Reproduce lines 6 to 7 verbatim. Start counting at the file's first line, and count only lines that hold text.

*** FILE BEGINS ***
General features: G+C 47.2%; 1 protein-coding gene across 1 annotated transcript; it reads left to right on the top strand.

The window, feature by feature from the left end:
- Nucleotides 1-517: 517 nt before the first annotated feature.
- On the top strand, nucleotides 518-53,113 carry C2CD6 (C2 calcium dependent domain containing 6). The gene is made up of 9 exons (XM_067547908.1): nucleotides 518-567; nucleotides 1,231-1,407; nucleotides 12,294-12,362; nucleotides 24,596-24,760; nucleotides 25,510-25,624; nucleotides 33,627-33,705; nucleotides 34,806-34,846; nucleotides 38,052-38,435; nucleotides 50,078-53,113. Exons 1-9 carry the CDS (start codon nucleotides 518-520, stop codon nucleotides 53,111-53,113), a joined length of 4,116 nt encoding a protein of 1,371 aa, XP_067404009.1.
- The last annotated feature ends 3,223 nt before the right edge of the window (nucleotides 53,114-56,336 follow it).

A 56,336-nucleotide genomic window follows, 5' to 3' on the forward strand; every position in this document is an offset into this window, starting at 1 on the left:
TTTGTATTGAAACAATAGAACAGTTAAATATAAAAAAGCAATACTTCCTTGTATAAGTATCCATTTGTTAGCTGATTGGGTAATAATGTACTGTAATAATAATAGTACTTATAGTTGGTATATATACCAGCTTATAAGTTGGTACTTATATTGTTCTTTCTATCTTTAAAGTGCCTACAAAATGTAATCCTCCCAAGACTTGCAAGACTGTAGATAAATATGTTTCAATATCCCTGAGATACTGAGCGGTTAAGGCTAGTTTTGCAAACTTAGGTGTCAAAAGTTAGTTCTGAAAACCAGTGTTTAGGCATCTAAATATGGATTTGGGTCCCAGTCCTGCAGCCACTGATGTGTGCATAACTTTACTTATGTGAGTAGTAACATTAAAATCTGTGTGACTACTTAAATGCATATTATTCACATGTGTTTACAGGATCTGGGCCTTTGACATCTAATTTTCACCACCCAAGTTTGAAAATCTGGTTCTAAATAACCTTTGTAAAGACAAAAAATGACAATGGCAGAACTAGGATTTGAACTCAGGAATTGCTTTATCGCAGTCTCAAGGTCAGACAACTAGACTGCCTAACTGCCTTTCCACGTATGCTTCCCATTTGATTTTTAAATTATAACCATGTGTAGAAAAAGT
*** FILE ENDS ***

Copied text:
A 56,336-nucleotide genomic window follows, 5' to 3' on the forward strand; every position in this document is an offset into this window, starting at 1 on the left:
TTTGTATTGAAACAATAGAACAGTTAAATATAAAAAAGCAATACTTCCTTGTATAAGTATCCATTTGTTAGCTGATTGGGTAATAATGTACTGTAATAATAATAGTACTTATAGTTGGTATATATACCAGCTTATAAGTTGGTACTTATATTGTTCTTTCTATCTTTAAAGTGCCTACAAAATGTAATCCTCCCAAGACTTGCAAGACTGTAGATAAATATGTTTCAATATCCCTGAGATACTGAGCGGTTAAGGCTAGTTTTGCAAACTTAGGTGTCAAAAGTTAGTTCTGAAAACCAGTGTTTAGGCATCTAAATATGGATTTGGGTCCCAGTCCTGCAGCCACTGATGTGTGCATAACTTTACTTATGTGAGTAGTAACATTAAAATCTGTGTGACTACTTAAATGCATATTATTCACATGTGTTTACAGGATCTGGGCCTTTGACATCTAATTTTCACCACCCAAGTTTGAAAATCTGGTTCTAAATAACCTTTGTAAAGACAAAAAATGACAATGGCAGAACTAGGATTTGAACTCAGGAATTGCTTTATCGCAGTCTCAAGGTCAGACAACTAGACTGCCTAACTGCCTTTCCACGTATGCTTCCCATTTGATTTTTAAATTATAACCATGTGTAGAAAAAGT